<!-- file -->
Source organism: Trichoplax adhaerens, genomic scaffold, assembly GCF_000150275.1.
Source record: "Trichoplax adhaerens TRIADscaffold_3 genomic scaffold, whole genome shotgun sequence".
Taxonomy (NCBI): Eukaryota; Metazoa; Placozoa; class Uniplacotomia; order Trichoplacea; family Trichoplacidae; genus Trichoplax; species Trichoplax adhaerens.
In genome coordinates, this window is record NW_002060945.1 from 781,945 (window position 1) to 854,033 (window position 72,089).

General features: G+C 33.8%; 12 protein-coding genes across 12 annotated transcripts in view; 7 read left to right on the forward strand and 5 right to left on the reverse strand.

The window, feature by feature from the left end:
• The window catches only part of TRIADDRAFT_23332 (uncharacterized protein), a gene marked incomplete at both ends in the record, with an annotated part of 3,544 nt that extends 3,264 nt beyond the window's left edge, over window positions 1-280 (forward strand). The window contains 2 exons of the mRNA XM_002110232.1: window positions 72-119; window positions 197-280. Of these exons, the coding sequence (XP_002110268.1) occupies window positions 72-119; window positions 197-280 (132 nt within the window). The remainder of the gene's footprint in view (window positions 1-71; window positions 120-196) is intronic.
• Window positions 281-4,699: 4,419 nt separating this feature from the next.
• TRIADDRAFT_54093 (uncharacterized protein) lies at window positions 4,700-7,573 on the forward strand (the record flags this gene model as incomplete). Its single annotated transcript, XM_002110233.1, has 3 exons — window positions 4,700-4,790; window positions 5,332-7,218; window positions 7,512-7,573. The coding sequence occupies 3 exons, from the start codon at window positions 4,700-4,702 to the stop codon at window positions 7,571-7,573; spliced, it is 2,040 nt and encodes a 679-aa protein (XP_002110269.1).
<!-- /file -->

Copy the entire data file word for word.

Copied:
Source organism: Trichoplax adhaerens, genomic scaffold, assembly GCF_000150275.1.
Source record: "Trichoplax adhaerens TRIADscaffold_3 genomic scaffold, whole genome shotgun sequence".
Taxonomy (NCBI): Eukaryota; Metazoa; Placozoa; class Uniplacotomia; order Trichoplacea; family Trichoplacidae; genus Trichoplax; species Trichoplax adhaerens.
In genome coordinates, this window is record NW_002060945.1 from 781,945 (window position 1) to 854,033 (window position 72,089).

General features: G+C 33.8%; 12 protein-coding genes across 12 annotated transcripts in view; 7 read left to right on the forward strand and 5 right to left on the reverse strand.

The window, feature by feature from the left end:
• The window catches only part of TRIADDRAFT_23332 (uncharacterized protein), a gene marked incomplete at both ends in the record, with an annotated part of 3,544 nt that extends 3,264 nt beyond the window's left edge, over window positions 1-280 (forward strand). The window contains 2 exons of the mRNA XM_002110232.1: window positions 72-119; window positions 197-280. Of these exons, the coding sequence (XP_002110268.1) occupies window positions 72-119; window positions 197-280 (132 nt within the window). The remainder of the gene's footprint in view (window positions 1-71; window positions 120-196) is intronic.
• Window positions 281-4,699: 4,419 nt separating this feature from the next.
• TRIADDRAFT_54093 (uncharacterized protein) lies at window positions 4,700-7,573 on the forward strand (the record flags this gene model as incomplete). Its single annotated transcript, XM_002110233.1, has 3 exons — window positions 4,700-4,790; window positions 5,332-7,218; window positions 7,512-7,573. The coding sequence occupies 3 exons, from the start codon at window positions 4,700-4,702 to the stop codon at window positions 7,571-7,573; spliced, it is 2,040 nt and encodes a 679-aa protein (XP_002110269.1).